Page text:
The worst part about doctrine despite the claims to the contrary is that it does tell its adherents how and “what” to think, which is one reason “group think” is so prevalent in our forces. We don’t go to military professional development schools to liberate our thinking, but to get indoctrinated, which are why our officers that go to Harvard, Yale, etc. frequently outperform graduates of our military colleges in so called complex environments.

Doctrine provides paradigms, and paradigms provide restrictive constructs that limit our view of a situation to fit within the paradigm. It is an endless cycle, because new ideas that create paradigm shifts evolve into their own paradigms over time, so in the end it is something we have to be aware of take efforts to mitigate the negative impact on our thinking process. Doctrine still serves a purpose, as does tradition, but they should serve as enablers not a inhibitors.
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Old 02-19-2012   #25
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Default Minor point with major implications.

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...once the Wall came down the world rapidly resumed its normal level of geopolitical unpredictability.
True dat.
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If the world is changing too quickly for our doctrine writers, then I think an argument can be made we're making doctrine overly prescriptive.
Absolutely correct!!!
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Prescriptive processes and suggestions should be restricted to TTP manuals (which are not doctrine) and unit SOPs.
This is my minor quibble -- I wouldn't even go that far because if it's in a book, many will assume it is the only way (whether for career enhancing or staying alive...) to do things. I strongly believe most current manuals and even some from WWII when a rapidly changing Army needed more prescriptive literature are entirely too prescriptive. That inhibits flexibility of thought at best and stifles initiative at a moderate level and is prone to get regurgitated and expanded as the Manual is rewritten at worst.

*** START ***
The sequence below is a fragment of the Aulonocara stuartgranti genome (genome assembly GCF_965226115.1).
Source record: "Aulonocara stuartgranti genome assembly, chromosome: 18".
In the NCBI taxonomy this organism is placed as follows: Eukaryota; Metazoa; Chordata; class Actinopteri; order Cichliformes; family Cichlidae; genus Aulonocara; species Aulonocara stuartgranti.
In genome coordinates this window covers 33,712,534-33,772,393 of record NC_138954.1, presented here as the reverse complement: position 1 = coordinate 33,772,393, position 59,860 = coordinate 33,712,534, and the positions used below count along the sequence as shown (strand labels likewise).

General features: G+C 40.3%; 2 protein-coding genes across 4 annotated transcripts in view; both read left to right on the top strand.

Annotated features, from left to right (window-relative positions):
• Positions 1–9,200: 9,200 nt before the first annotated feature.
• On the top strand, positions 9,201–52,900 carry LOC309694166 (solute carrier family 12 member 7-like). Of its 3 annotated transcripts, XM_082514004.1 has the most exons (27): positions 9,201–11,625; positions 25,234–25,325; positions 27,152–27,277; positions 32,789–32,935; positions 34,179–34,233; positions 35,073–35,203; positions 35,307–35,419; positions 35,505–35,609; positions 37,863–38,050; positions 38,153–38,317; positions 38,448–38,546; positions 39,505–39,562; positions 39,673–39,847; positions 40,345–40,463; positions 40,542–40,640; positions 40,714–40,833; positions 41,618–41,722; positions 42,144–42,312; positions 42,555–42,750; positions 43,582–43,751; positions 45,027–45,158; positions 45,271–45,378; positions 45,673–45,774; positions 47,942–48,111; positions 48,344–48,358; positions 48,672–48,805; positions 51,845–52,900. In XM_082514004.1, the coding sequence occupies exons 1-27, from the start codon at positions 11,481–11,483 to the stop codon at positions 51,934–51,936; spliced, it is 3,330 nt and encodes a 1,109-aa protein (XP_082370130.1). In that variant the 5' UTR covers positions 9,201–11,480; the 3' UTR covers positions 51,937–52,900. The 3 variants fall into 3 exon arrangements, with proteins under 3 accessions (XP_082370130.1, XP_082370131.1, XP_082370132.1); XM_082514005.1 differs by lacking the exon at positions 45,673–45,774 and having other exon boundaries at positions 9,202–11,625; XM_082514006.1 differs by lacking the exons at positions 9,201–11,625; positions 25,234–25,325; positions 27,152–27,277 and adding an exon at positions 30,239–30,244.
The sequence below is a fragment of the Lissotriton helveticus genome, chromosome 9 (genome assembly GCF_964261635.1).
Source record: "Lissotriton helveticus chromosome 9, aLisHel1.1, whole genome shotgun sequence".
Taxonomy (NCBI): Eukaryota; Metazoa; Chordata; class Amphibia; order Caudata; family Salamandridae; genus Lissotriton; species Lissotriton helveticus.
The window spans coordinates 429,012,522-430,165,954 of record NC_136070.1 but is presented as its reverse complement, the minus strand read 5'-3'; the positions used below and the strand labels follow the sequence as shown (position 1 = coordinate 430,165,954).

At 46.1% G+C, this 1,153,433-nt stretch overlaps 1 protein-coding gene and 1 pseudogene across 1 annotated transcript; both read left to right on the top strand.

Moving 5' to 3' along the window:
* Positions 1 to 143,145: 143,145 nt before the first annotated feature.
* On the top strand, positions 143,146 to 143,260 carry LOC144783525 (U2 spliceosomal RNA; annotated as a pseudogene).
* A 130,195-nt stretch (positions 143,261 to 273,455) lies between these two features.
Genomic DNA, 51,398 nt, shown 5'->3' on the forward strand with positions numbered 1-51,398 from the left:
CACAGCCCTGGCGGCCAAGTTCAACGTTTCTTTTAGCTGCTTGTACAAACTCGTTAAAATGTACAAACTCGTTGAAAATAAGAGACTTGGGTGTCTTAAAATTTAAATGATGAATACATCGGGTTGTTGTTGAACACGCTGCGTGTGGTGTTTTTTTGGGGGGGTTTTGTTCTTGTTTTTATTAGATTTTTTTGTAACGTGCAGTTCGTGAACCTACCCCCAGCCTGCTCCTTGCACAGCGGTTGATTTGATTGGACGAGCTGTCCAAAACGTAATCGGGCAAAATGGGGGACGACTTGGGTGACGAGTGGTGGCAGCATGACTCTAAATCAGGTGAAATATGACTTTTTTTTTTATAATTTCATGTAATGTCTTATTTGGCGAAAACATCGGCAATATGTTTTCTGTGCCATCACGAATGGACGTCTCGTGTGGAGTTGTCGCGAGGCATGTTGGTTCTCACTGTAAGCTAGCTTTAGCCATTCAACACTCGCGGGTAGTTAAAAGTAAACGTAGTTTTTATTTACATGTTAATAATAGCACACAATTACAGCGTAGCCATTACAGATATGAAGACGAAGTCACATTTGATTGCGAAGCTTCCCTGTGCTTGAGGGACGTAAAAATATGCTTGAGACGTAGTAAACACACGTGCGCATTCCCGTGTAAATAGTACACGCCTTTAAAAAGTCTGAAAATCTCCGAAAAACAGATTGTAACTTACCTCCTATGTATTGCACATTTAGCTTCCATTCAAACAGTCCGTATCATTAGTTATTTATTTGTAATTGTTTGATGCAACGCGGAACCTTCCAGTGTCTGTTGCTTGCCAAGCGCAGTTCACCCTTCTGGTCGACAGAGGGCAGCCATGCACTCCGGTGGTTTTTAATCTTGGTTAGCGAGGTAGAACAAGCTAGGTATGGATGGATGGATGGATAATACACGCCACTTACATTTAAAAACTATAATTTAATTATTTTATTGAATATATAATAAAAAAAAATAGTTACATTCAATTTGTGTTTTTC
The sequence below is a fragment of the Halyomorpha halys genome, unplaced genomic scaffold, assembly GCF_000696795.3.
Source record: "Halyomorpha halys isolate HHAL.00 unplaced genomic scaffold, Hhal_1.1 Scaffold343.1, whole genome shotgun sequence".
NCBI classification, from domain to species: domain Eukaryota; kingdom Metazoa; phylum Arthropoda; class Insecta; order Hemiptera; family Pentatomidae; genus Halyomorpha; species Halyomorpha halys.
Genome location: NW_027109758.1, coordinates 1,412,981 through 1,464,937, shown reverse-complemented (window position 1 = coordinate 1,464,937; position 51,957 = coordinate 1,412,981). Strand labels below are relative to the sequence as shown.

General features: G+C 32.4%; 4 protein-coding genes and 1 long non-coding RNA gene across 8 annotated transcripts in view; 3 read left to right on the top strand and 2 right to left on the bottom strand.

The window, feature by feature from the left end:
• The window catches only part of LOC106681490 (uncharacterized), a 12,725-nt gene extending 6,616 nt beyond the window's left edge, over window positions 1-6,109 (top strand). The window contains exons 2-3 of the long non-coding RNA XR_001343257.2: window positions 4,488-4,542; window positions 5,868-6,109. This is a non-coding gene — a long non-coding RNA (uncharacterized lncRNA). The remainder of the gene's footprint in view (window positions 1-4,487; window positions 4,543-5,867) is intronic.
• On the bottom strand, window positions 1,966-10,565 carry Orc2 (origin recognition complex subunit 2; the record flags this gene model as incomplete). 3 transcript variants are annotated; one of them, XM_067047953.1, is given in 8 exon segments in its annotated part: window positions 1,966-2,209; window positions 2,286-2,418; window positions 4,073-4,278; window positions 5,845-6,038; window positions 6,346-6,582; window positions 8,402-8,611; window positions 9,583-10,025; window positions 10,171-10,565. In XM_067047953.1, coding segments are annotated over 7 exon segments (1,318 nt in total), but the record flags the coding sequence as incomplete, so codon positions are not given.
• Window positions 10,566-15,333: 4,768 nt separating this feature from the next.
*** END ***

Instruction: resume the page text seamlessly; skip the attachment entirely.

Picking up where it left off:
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Doctrine should be rather broad, but provide enough structure for the services to determine how to organize, equip, and train in general terms. However, doctrine shouldn’t prevent commanders from making whatever changes they need to make to organizations, processes, etc. when they employ, but we all know it does.
True again -- and transmutation of doctrine to manuals exacerbates the problem...

Agree with the rest of your post.
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Old 02-19-2012   #26
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I don't know if the world is changing faster now than before. I think as you have frequently commented that the Cold War created a temporary freeze frame bi-polar world from a strategic perspective, but once the Wall came down the world rapidly resumed its normal level of geopolitical unpredictability.
Heh...the military is all about controlling and minimizing variables in the pursuit of defined objectives while the World has always and ever been about 'complexity'.

Recall that most do not buy into the 'fully controlled and minimized variables' paradigm/schtick...how many of our peers (recalling that all men are created equal) really read and believe 'doctrine'? How many of us have met Murphy in his various guises in various parts of the world?